3. Private Domestic Sector Savings (Insurance cos, Pension and Mutual Funds, Banks and Private Individuals)


Central Banks will maintain the stock of their own country’s debt whatever might happen to rates or supply.


For DM country debt, private foreigners who follow index benchmarks (e.g. bond funds etc) have tended to remain invested, as have Central Banks who need to maintain FX Reserves (predominantly on the short end of the curve). This has been the case over the last 20 years, despite rate increases and huge increases to debt supply. For example, from 2002 to 2019, foreigners have accumulated $4.6trn of the $12.3trn increase in US Treasury debt. Only twice have they reduced their net outstanding holdings in those 17 years (by $160bn in 2016 and $ 15bn in 2018). The same is true for the UK, where foreigners have accumulated £524bn of the £1,734bn increase in Gilts since 2000, with only a £4bn and £13bn reduction of outstanding amounts in 2013 and 2014 (the data is harder to analyse as the DMO releases it on a market value basis).


On the private domestic front, insurance companies and pension funds have needed assets that match their “fixed income like” liabilities, whilst banks have needed to buy for collateral and minimum liquidity regulation reasons.

Over the last 20 years there have only been 3 major shocks to the balance of supply/demand that have caused a sudden move higher in real yields in the US, Japan, UK or Germany:

  1. During the 2008 GFC, when markets did not know who would fund the extra fiscal debt so yields rose to entice private sector demand. QE was eventually announced and yields subsequently declined.

  2. The 2013 “taper tantrum”, when the Fed announced it was going to reduce its purchases of USTs. Real yields rose in the US, UK and Germany.

  3. The most recent rise on the pandemic outbreak when governments announced big fiscal measures BEFORE Central Banks announced their QE programs to buy up the supply.


And this is the rather large elephant in the room. Foreign and Domestic holders of debt are ONLY invested in the knowledge that there will not be a material increase in the net supply of debt. If there was such a debt increase, yields would rise, just as they did in those three shocks shown above, causing significant losses to portfolios. Current holders and future buyers of DM government bond debt have complete trust in a country’s Central Bank hoovering up any excess supply that might cause real yields to rise.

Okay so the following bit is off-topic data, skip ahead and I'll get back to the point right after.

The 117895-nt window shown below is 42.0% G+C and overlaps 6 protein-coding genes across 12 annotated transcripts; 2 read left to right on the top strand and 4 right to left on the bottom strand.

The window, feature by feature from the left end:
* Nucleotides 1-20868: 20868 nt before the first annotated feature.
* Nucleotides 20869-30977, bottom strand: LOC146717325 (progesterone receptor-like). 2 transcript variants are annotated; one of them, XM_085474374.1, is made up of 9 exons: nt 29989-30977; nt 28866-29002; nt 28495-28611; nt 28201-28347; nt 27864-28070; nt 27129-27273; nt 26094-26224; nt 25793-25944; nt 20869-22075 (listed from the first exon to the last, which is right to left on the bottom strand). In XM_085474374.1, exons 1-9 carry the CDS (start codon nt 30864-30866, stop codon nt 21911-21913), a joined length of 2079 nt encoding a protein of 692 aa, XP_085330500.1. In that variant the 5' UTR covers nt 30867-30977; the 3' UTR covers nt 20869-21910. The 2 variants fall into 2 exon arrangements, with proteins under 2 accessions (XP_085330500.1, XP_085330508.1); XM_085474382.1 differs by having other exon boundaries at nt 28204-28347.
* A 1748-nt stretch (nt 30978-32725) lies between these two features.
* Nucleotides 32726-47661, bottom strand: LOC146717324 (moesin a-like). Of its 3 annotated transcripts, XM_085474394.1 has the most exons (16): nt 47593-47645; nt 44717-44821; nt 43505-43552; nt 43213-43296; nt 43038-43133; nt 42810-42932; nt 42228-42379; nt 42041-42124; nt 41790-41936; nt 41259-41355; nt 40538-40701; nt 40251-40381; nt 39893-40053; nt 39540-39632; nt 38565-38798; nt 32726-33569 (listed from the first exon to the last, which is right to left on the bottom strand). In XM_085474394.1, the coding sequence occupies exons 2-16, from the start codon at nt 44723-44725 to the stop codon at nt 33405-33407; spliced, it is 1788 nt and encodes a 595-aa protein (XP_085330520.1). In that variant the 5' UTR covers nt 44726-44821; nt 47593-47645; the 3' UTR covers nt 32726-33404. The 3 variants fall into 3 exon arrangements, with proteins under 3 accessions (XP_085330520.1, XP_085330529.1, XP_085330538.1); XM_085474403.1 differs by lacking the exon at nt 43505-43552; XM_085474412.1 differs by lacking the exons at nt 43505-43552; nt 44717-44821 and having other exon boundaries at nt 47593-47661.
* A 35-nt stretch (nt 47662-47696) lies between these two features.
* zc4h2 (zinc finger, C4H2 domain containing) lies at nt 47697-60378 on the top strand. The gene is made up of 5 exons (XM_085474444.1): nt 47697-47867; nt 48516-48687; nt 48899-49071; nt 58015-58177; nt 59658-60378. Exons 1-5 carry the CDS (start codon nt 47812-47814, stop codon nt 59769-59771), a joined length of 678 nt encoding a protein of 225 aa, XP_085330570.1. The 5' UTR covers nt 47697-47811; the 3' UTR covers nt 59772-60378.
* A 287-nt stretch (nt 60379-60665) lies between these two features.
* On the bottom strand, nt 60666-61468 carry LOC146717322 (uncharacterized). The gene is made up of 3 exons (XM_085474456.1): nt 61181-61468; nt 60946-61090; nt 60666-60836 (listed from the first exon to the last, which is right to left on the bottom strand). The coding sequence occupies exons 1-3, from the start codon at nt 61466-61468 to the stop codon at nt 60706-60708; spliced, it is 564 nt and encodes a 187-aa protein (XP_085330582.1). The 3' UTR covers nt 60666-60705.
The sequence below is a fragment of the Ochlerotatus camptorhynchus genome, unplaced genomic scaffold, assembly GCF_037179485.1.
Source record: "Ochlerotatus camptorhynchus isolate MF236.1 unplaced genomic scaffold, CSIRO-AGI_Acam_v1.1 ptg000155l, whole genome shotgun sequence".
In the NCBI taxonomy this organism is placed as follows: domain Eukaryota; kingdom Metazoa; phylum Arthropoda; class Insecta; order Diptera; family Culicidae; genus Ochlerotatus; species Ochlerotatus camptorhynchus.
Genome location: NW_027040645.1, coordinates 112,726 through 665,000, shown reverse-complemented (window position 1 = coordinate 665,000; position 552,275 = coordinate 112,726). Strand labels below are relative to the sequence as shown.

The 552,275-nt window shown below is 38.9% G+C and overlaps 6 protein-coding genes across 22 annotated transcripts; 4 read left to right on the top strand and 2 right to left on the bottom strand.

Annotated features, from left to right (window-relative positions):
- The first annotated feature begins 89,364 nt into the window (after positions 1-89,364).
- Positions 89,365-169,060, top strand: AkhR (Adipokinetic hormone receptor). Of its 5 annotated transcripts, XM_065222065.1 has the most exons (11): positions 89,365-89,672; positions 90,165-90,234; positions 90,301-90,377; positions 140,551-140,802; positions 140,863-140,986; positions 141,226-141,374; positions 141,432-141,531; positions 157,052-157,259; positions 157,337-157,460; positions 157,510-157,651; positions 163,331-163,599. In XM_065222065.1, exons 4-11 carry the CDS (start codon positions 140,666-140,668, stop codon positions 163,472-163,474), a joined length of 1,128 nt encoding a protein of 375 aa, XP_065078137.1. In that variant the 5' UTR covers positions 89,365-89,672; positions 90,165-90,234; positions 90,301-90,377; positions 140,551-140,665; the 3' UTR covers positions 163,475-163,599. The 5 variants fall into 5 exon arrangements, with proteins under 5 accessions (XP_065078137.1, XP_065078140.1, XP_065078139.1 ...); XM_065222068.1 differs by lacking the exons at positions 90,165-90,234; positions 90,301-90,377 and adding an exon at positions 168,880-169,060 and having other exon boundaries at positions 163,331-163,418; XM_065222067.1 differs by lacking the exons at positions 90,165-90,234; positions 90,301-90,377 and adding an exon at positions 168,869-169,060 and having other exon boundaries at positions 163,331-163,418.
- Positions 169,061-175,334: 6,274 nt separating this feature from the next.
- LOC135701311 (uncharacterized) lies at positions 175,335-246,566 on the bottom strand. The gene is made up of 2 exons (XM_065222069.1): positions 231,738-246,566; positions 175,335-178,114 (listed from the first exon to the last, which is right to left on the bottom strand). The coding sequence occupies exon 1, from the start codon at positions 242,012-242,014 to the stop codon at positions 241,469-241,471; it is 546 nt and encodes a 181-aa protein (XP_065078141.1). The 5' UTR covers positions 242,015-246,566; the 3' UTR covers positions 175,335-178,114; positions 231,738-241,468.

But is that assumption safe? Both the Fed and then Bank of Japan have promised an “unlimited” expansion of their balance sheets, and their actions have been matched by words. The Bank of England has been very prompt, even promising to credit HM Treasury’s “Ways and Means” account at the BOE with what is required.


The ECB has been notably behind the curve in its promptness to promise it will also toe the line and buy excess government bonds. This is in part due to the North/South politics, but also due to the unfortunate and inopportune timing of the change of the President of the ECB. And just when the ECB was already struggling to hold its own, enter the German Constitutional Court (GCC) to stir the hornet’s nest with their judgement on the ECB's legality with respect to its decisions on the Public Sector Purchase Program.


It is really of little importance whether the GCC has a point or not regarding the ECB needing to carry out a “proportionality assessment” of its QE program, or whether it is right or wrong in claiming that negative side effects need to be better explained. The key issue is that the GCC has made the ECB need to justify what it does and if it does not, then after a transition period of 3 months “the Bundesbank may thus no longer participate in the implementation and execution of the ECB decisions at issue”.


Despite all the evidence that QE does not work in raising CPI or growth, it would go against European politics to not expect a solution that satisfies the GCC. But at the same time, even if the GCC have not necessarily opened pandora’s box, they have found it, brought it onto the world stage and displayed it to all and sundry, perhaps even cleaning the lid in case it needs to be opened. The North South divide just gaped further wider.


And that's where risk reward comes in. A Bund investor will still expect to receive the mathematically linked 50bp inflation return. But does it make sense to still pay 1% to the German Government when there is the risk that the Buba will not buy known large future debt issuance, let alone sell its existing holdings? What’s the upside of holding a 10 year Bund at -50bp vs the downside? The sums involved are very large.


Naturally this does not just apply for Bunds, but for all European Government Bonds. A recent post highlighted how both Italy and Spain already have difficulties with issuing new debt supply. The GCC decision will only add to those problems. For the last 20 years I have been a Bund bull, regularly highlighting the best fixed income strategist on the street (below). Without the crystal clear 100% guaranteed security that the Buba will be there to buy new supply or keep its existing holdings, the risk reward for holding Bunds makes it an extremely unattractive proposition. There are far better investments!